Those are just a few that stick in my mind. The best part is that they were completely serious and came from a perspective of trying to help. It was less about "I have a great idea" and more about "I want to get you back." Upon recollection, that still brings me joy. I mean, I do have the greatest, most caring fans. But at the time, I could only smile through the pain of some of these story concepts.

Then there was one of my favorites. It was delivered by a screenwriter to both John Avildsen and myself at a lunch with two studio executives. This was all and everything that is both great and terrible about Hollywood. I believe we were having the lunch to discuss a separate movie project that never did come to fruition. This was after the Hilary Swank version, The Next Karate Kid, had come and gone. I remember the enthusiasm with which the writer gave his "elevator pitch" to John, me, and the studio execs. John had directed both Rocky and The Karate Kid, so that lent itself to this writer's conceptual idea. It was basically a version of this:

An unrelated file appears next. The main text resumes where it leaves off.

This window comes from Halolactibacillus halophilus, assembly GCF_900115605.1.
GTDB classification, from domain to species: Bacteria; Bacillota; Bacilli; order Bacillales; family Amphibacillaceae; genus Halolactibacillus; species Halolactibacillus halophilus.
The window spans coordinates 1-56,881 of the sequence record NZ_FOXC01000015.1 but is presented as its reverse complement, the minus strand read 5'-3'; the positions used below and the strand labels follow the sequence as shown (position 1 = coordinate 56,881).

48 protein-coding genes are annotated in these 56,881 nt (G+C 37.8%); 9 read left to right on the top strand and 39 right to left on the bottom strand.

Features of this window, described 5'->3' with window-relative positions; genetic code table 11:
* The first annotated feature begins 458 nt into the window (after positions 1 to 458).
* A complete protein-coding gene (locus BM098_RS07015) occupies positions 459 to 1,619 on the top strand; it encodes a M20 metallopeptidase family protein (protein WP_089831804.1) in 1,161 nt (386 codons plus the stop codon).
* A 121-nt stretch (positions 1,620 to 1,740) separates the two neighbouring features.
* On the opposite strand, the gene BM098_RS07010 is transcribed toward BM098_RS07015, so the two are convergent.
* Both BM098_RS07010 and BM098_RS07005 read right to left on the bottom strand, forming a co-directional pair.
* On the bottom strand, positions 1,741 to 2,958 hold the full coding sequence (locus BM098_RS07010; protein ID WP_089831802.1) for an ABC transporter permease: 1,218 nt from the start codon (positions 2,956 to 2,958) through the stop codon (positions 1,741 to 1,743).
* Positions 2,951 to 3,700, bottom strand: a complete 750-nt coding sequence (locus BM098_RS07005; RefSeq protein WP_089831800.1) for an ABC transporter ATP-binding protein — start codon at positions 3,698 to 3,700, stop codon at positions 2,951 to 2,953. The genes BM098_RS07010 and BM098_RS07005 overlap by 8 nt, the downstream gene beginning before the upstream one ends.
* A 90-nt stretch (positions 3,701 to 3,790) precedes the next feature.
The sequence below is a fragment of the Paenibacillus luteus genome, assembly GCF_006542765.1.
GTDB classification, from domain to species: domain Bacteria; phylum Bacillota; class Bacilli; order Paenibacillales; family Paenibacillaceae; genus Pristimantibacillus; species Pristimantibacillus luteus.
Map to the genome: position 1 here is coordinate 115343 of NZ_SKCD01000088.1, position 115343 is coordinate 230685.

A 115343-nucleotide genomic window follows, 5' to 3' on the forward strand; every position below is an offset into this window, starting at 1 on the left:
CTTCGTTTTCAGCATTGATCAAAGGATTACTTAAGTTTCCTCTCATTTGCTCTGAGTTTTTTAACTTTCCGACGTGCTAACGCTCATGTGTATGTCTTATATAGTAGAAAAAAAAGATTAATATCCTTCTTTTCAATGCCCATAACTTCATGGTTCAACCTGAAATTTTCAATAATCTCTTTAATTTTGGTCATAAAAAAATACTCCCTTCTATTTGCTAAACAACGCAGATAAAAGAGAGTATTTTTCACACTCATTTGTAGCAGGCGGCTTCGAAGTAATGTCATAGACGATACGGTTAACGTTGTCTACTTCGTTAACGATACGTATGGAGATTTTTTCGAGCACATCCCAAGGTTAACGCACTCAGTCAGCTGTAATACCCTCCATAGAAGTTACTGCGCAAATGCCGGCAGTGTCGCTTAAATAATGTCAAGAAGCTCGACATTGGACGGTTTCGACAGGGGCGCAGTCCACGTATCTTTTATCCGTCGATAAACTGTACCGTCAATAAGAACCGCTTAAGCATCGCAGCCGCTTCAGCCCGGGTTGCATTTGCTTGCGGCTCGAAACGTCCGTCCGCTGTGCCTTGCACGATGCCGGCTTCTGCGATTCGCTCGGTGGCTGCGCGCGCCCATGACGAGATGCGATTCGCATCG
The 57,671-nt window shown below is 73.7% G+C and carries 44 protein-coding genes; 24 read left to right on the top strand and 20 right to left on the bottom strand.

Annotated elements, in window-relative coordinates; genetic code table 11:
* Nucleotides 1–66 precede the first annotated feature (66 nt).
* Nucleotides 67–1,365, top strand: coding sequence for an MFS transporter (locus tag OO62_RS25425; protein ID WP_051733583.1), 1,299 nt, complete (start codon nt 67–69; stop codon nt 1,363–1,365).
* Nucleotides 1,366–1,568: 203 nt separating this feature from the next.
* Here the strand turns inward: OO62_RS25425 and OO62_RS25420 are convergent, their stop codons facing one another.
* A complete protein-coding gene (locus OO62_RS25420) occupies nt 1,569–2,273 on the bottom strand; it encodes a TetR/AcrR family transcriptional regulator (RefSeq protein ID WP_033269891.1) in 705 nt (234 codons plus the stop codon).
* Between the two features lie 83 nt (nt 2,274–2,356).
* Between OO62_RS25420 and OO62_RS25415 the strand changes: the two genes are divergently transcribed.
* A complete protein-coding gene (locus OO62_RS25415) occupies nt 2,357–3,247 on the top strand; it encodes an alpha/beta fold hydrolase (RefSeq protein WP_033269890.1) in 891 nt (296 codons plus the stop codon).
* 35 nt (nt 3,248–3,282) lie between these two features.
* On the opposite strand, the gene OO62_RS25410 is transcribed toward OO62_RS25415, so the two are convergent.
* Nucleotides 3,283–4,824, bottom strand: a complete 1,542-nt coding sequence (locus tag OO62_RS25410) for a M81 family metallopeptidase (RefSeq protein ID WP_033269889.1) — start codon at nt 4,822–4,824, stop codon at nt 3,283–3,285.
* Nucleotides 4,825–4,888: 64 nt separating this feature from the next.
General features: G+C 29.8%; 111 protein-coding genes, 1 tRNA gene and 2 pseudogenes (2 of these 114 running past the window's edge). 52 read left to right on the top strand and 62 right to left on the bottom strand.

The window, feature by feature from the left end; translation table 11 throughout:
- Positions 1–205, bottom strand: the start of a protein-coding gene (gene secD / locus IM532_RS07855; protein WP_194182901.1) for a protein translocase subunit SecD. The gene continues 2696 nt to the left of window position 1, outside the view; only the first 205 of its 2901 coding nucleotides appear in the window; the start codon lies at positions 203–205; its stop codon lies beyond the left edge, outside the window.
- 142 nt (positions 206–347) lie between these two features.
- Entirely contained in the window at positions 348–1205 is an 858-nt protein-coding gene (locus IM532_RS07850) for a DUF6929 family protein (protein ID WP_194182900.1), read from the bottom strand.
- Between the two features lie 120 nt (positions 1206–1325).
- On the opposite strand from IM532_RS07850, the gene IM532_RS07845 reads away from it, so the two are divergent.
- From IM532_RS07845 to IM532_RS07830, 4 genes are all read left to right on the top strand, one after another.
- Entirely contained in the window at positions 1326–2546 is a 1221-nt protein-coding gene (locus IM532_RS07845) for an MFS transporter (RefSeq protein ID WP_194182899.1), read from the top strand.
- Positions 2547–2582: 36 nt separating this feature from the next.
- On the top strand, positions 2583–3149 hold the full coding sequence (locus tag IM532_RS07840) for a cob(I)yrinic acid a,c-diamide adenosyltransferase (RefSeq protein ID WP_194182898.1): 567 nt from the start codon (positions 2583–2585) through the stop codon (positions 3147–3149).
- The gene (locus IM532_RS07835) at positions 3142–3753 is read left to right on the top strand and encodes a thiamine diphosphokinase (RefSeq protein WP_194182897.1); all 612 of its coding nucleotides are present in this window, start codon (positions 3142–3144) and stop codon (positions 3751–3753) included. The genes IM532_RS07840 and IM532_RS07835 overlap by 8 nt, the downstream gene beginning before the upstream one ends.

What if Rocky Balboa had a kid and Daniel-san had a kid and they were both f---ups and you, Ralph and Stallone, come together between New Jersey and Philadelphia to join in a Miyagi/Mickey style of fight training. People would go nuts!

Ralph Macchio in 'The Karate Kid Part II' and Sylvester Stallone in 'Rocky II'
Ralph Macchio in 'The Karate Kid Part II' and Sylvester Stallone in 'Rocky II'
| Credit: Everett Collection (2)